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Posttraumatic stress disorder

Definition
PTSD is a mental disorder resulting from exposure to a traumatic experience, which is typically characterized by intrusive, involuntary, and/or distressing recollection or re-experience of the traumatic events.
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Pathophysiology
PTSD is caused by traumatic exposure to death, injury, sexual assault, torture, or bodily disfigurement.
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Epidemiology
In the US, the estimated prevalence of PTSD, based on the Same Event definition of DSM-V for lifetime, past 12 months, and past 6 months, is 8.3%, 4.7%, and 3.8%, respectively.
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Disease course
The psychological impact of trauma leads to abnormalities in fear learning, threat detection, executive function, emotion regulation, and contextual processing. These neuroendocrine changes are linked to altered activity in the amygdala. PTSD is associated with mood, anxiety, substance abuse disorders, or suicidal ideation leading to serious disability, medical illness, and premature death. The relative risk of suicidal ideation in PTSD is similar to the relative risk of generalized anxiety disorder or alcohol dependence; however, is lower than that of depression.
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Key sources
The following summarized guidelines for the evaluation and management of posttraumatic stress disorder are prepared by our editorial team based on guidelines from the United States Department of Defense (DoD/VA 2023), the Canadian Expert Group on Cannabinoids Use in Chronic Pain (CCP-CEG 2023), the World Health Organization (WHO 2023), the American Psychiatric Association (APA 2019), the Ontario Neurotrauma Foundation (ONF 2018), and the Anxiety Canada (AC 2014).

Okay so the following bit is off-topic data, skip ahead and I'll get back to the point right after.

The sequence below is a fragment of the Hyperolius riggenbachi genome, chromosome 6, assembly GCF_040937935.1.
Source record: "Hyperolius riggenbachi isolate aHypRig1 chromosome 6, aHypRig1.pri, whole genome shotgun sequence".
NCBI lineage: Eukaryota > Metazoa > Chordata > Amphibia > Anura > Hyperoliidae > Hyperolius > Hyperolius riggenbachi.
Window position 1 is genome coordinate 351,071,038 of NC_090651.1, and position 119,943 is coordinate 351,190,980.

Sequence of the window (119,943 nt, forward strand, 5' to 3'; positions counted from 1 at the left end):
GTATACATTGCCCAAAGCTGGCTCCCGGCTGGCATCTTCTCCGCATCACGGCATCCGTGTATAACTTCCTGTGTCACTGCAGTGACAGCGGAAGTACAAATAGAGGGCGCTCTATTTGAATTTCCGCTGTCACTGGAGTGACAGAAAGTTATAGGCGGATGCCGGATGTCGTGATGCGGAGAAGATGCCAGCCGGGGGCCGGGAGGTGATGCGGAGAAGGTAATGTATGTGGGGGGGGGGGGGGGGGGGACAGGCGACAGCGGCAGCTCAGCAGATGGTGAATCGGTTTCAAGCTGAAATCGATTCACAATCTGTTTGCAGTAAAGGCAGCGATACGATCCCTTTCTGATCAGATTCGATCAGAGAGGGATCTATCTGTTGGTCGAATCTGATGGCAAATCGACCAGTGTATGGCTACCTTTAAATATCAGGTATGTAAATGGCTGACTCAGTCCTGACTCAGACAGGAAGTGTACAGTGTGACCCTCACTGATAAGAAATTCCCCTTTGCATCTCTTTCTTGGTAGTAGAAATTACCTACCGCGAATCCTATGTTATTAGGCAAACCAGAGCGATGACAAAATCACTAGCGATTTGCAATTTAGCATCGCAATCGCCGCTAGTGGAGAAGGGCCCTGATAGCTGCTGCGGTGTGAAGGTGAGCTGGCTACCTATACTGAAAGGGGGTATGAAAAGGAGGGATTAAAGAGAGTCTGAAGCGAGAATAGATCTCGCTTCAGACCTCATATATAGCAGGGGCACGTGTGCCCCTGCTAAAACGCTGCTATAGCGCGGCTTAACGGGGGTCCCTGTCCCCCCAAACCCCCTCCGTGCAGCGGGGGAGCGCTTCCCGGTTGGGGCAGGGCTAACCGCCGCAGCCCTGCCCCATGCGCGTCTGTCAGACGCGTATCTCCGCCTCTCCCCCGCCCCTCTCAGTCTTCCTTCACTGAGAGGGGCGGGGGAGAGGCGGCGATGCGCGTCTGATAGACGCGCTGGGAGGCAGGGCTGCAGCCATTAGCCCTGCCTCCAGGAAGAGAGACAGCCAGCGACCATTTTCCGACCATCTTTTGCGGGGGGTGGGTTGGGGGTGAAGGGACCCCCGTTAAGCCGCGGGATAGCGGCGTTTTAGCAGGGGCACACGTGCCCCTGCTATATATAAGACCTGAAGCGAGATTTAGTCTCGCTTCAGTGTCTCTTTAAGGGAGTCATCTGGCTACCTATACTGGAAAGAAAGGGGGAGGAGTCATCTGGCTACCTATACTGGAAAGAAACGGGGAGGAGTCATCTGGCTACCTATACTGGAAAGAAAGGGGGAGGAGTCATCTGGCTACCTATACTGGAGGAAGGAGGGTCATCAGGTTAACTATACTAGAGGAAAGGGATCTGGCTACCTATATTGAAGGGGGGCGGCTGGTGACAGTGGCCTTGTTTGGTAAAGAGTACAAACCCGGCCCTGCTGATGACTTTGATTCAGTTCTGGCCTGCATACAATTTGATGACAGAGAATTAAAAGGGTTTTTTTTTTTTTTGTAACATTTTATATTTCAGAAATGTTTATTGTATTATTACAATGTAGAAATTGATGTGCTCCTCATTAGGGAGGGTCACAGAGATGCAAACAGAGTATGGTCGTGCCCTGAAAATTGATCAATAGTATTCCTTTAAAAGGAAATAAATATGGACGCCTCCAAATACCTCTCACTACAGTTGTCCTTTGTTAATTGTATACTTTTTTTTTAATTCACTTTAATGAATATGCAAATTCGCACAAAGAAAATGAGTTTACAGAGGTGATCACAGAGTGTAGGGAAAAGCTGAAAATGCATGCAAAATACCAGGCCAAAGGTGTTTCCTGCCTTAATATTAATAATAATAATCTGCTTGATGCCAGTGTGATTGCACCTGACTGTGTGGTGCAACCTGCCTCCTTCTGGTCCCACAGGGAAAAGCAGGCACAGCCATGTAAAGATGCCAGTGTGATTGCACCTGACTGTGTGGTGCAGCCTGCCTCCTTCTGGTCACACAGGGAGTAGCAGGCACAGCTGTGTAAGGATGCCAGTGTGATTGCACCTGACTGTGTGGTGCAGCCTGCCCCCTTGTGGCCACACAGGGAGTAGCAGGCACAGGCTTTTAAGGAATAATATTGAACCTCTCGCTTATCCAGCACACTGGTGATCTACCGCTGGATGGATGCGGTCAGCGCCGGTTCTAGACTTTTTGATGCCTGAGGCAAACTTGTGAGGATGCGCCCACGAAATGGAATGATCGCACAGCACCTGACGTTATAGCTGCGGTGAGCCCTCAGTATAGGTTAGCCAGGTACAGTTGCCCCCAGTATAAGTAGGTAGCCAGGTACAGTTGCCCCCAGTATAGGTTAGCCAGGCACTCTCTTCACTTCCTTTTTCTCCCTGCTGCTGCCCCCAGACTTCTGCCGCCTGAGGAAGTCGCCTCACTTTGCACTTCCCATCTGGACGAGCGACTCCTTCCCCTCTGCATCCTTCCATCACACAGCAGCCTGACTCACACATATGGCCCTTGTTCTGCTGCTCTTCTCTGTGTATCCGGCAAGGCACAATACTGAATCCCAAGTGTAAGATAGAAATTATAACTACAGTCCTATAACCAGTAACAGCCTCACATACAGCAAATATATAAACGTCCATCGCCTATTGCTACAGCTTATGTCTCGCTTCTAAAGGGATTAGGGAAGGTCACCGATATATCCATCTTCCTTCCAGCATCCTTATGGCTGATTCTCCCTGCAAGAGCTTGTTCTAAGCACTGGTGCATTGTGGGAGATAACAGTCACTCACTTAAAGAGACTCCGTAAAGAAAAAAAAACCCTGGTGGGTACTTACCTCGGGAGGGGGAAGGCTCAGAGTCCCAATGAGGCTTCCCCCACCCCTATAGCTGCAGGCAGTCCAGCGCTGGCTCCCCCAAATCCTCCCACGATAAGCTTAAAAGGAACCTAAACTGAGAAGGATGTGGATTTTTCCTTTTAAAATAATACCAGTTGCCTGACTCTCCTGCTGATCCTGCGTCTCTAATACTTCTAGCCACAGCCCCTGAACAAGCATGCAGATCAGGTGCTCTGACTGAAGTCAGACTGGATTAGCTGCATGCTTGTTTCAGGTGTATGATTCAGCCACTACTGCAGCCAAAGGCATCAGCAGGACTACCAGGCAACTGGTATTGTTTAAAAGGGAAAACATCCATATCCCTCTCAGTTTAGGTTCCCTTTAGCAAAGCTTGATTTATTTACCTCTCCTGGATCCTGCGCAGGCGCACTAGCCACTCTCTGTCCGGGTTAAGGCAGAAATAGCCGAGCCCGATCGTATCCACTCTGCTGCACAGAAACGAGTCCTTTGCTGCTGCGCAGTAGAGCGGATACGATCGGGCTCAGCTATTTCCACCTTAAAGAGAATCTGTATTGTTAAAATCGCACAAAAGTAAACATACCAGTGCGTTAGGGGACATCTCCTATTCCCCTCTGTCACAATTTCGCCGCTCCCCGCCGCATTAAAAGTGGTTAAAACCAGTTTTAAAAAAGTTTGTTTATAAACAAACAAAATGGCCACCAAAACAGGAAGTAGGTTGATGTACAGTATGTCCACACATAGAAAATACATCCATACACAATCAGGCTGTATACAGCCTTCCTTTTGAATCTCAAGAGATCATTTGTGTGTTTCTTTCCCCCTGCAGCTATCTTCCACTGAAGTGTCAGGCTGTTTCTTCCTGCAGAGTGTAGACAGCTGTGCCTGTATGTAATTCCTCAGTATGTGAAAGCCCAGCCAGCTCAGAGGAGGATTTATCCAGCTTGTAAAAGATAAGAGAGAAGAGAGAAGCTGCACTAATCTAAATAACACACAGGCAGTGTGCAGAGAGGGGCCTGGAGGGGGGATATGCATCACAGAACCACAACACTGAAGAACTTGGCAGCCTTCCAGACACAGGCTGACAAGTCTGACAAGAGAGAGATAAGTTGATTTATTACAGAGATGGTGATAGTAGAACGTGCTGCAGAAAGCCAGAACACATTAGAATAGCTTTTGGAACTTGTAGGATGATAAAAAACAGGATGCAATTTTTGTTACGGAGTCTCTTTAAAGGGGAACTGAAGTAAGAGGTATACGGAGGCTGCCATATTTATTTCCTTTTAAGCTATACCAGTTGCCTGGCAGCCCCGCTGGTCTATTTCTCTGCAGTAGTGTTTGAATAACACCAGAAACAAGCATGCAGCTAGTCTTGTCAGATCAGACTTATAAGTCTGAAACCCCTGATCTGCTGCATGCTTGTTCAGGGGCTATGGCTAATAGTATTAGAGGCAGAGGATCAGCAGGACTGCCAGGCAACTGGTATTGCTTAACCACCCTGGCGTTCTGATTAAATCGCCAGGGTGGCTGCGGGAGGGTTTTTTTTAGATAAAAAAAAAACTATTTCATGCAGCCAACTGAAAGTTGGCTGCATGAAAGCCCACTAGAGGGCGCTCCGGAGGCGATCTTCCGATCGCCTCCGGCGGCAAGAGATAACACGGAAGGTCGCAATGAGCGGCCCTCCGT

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Guidelines

1.Screening and diagnosis

Indications for screening: consider using the Primary Care PTSD Screen for DSM-5 for screening for PTSD.
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  • Diagnosis

2.Medical management

General principles
Offer individual psychotherapy over pharmacologic interventions for the treatment of PTSD.
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Avoid precluding psychotherapies from the treatment of PTSD in patients with comorbid substance use disorder and/or other disorders.
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  • Antidepressants

  • Antipsychotics

  • Anticonvulsants

  • Alpha-blockers

  • Other medications

  • Combination therapy

3.Nonpharmacologic interventions

Psychotherapy: as per VA 2023 guidelines, offer any of the following individual, manualized trauma-focused psychotherapies for the treatment of PTSD:
cognitive processing therapy
eye movement desensitization and reprocessing
prolonged exposure.
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  • Technology-based interventions

  • Alternative and complementary therapies

4.Therapeutic procedures

Therapies with no evidence for benefit: avoid offering electroconvulsive therapy or vagus nerve stimulation for the treatment of PTSD.
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5.Specific circumstances

Patients after traumatic brain injury: assess for symptoms of PTSD in the assessment of common post-concussive mental health symptoms in patients after concussion.
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6.Preventative measures

Prevention after acute stress: insufficient evidence to recommend for or against psychotherapy or pharmacotherapy in the immediate post-trauma period to prevent PTSD in persons exposed to trauma.
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7.Follow-up and surveillance

Assessment of treatment response: consider using a validated instrument, such as the PTSD Checklist for DSM-5, or a structured clinician-administered interview, such as the Clinician-Administered PTSD Scale, to detect changes in symptom severity over time.
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